Currently, it appears that more and more large company cyber attacks are being announced in the news, but what about everyone else?
Cyber attacks are happening on a regular basis and anyone can be affected by them, whether you are a small or large company, or a customer of an organisation.
2017 was named by the Online Trust Alliance (OTA) “the worst year ever in data breaches and cyber incidents around the world.” The OTA’s Cyber Incident & Breach Trends Report states that there were 159,700 total cyber incidents in 2017 and that 93% of breaches could have been prevented.
There are many types of cyber-attacks which can be carried out by people internal or external to a business. There are three common motives behind cyber attacks; political or social agenda, financial gain or an intellectual challenge. One of the most common attacks in the public eye are anonymous hackers encrypting information, such as customers’ personal data, and asking for money in return for the data, or for it not to be sold on, leaked or destroyed.
In January 2018, the UK government announced that energy, transport, water and health organisations working on critical national infrastructure programs could face fines of up to £17m if they do not have effective cyber security measures in place. This is to help crack down on companies leaving themselves vulnerable to attacks.
So how does a cyber attack affect a business?
A cyber attack can be massively detrimental to a business. Depending on the type of cyber attack, your business may be on lock-down or temporarily unable to trade due to systems being inaccessible. Your resources, such as IT, will be entirely focussed on resolving the issue and getting the company up and running again. It’s not just IT-related however, with around 75% of the UK having a social media account of one form or another, complaints often arrive in droves meaning customer support teams are working hard at fighting fires and trying to please customers.
It can also have a negative effect on the brand’s image – personal information is often compromised in a cyber attack, and lack of trust in a brand is a key reason why loyal customers change suppliers.
A cyber attack on a business can also have a negative effect on its finances. The UK Government published a report this year on cyber security breaches stating that the average cost to a business across all breaches was £1,230 and the average cost to a business across breaches with an outcome was £3,100.
With the recent introduction of General Data Protection Regulation (GDPR), legislation that limits how personal data can be processed and stored, an organisation can face penalties for a data breach. After a cyber-attack, the Information Commissioner’s Office (ICO) can conduct an investigation into the incident, and if found negligent, the organisation can be fined up to 4% of global turnover or €20M; whichever is highest.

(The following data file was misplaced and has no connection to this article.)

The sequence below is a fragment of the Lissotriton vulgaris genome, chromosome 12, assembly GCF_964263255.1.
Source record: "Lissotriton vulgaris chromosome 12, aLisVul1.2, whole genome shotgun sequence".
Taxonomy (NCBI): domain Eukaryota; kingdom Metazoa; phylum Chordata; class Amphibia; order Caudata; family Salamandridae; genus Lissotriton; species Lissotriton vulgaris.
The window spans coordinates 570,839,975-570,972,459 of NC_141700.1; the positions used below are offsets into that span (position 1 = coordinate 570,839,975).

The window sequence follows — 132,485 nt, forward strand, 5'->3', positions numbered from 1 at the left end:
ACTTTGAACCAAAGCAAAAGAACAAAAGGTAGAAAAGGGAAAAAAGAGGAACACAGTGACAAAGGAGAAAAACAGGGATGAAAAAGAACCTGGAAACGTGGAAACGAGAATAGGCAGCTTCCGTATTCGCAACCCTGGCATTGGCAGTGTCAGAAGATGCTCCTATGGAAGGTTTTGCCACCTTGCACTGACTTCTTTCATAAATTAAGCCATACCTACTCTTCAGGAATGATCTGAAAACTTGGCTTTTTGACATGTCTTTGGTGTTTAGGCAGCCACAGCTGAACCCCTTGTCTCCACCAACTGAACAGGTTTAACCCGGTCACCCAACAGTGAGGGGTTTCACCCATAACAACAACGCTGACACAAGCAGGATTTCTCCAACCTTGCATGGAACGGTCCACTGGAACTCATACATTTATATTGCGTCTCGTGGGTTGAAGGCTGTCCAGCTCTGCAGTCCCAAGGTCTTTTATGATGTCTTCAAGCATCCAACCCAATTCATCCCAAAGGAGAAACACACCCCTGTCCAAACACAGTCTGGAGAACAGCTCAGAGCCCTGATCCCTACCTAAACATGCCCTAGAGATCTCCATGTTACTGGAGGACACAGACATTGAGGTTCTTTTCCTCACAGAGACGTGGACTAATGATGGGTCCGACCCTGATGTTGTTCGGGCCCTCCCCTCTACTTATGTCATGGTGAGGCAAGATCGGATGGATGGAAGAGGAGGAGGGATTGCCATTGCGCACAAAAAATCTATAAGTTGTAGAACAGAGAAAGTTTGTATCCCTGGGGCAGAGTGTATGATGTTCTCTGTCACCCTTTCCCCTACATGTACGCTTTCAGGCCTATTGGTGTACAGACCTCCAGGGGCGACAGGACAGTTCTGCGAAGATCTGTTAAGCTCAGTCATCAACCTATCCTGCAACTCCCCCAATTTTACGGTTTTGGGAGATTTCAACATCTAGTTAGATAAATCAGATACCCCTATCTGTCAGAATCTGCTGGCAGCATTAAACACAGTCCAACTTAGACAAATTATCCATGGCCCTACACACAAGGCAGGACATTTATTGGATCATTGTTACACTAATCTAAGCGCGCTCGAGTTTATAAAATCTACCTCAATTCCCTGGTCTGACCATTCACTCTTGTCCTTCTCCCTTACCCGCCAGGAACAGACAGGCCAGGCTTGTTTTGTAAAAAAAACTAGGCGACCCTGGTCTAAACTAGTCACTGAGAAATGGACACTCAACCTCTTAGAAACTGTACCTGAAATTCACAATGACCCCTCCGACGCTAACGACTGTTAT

What is the UK Government doing to prevent cyber attacks?
The UK Government has increased support for businesses by providing information about basic cyber security, free online training and a link to what you should do if you have been a victim of cyber crime or online fraud. The page can be viewed here.
They have also introduced a Cyber Skills Immediate Impact Fund (CSIIF) pilot. The UK Government introduced this pilot in February 2018 with the objective of increasing the number of those working in the UK’s growing cyber security sector. The funding was available to an array of organisations and in late summer 2018, the CSIIF will be opened again for more organisations to bid for funding.
In 2017, Hampshire Constabulary and Gloucester Constabulary launched an Operational Cyber Specials and Volunteers team trial, which consisted of 15 members. The team was comprised of volunteer industry experts and was established to help the police forces with their investigations. The trial was a success and similar schemes, involving both regular officers and volunteers are being investigated in other forces across the UK.
So how can cyber-attacks be prevented?
The National Cyber Security Centre has a lot of help and guidance on how organisations can protect themselves in cyber space here.
With their 10 preventative steps being:
- Set up your risk management regime – assess the risks to your organisation’s information and systems
- Network security – protect your networks from attack
- User education and awareness – produce user security policies
- Malware prevention – establish anti-malware defences
- Removable media controls – control all access to removable media
- Secure configuration – ensure the secure configuration of all systems is maintained
- Managing user privileges – establish effective management processes
- Incident management – establish an incident response and disaster recovery capability
- Monitoring – establish a monitoring strategy and produce supporting policies
- Home and mobile working – develop a mobile working policy
Stream Resourcing and the Cyber Security sector
Stream Resourcing specialises in finding candidates to help companies address their IT Challenges. Working across Software Development, Business Intelligence and all aspects of Cyber Security, we support companies in areas such as Defence & Aerospace, Consulting and Critical National Infrastructure in their recruitment challenges.
Our team is built of specialist consultants who work hard to develop their knowledge of each Information Security vertical in detail and using this knowledge they build specialist candidate skillset networks across the world.
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